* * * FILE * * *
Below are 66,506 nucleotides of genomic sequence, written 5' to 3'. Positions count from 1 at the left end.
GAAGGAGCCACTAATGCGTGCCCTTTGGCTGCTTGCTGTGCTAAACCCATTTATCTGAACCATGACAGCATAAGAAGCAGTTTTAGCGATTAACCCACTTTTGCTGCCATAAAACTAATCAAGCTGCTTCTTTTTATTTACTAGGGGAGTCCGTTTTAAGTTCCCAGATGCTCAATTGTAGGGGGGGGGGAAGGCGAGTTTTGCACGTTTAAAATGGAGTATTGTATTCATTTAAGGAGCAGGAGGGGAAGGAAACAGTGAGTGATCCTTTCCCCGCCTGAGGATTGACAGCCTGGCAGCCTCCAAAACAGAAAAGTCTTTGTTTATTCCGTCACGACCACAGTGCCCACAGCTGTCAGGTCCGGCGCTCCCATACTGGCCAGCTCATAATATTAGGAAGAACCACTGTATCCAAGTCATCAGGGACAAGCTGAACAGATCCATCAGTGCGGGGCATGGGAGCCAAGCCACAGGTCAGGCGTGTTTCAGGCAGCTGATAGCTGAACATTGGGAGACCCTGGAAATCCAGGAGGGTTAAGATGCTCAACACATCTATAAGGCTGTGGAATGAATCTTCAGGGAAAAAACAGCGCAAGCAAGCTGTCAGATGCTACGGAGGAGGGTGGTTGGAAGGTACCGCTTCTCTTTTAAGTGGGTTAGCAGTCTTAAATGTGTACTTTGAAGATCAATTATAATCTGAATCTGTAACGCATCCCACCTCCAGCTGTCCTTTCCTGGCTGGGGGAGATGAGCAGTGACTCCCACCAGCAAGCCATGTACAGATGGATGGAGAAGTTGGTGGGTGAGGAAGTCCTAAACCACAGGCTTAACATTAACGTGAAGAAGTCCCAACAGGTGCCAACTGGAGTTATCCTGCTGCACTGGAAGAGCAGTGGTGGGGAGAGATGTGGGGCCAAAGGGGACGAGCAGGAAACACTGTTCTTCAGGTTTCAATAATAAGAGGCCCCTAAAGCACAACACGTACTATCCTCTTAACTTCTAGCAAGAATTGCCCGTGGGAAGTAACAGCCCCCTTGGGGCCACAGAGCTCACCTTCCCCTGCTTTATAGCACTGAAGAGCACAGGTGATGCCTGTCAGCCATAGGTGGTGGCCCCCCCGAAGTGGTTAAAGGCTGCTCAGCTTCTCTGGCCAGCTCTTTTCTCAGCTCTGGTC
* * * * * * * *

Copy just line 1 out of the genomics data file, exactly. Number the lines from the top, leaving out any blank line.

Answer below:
Below are 66,506 nucleotides of genomic sequence, written 5' to 3'. Positions count from 1 at the left end.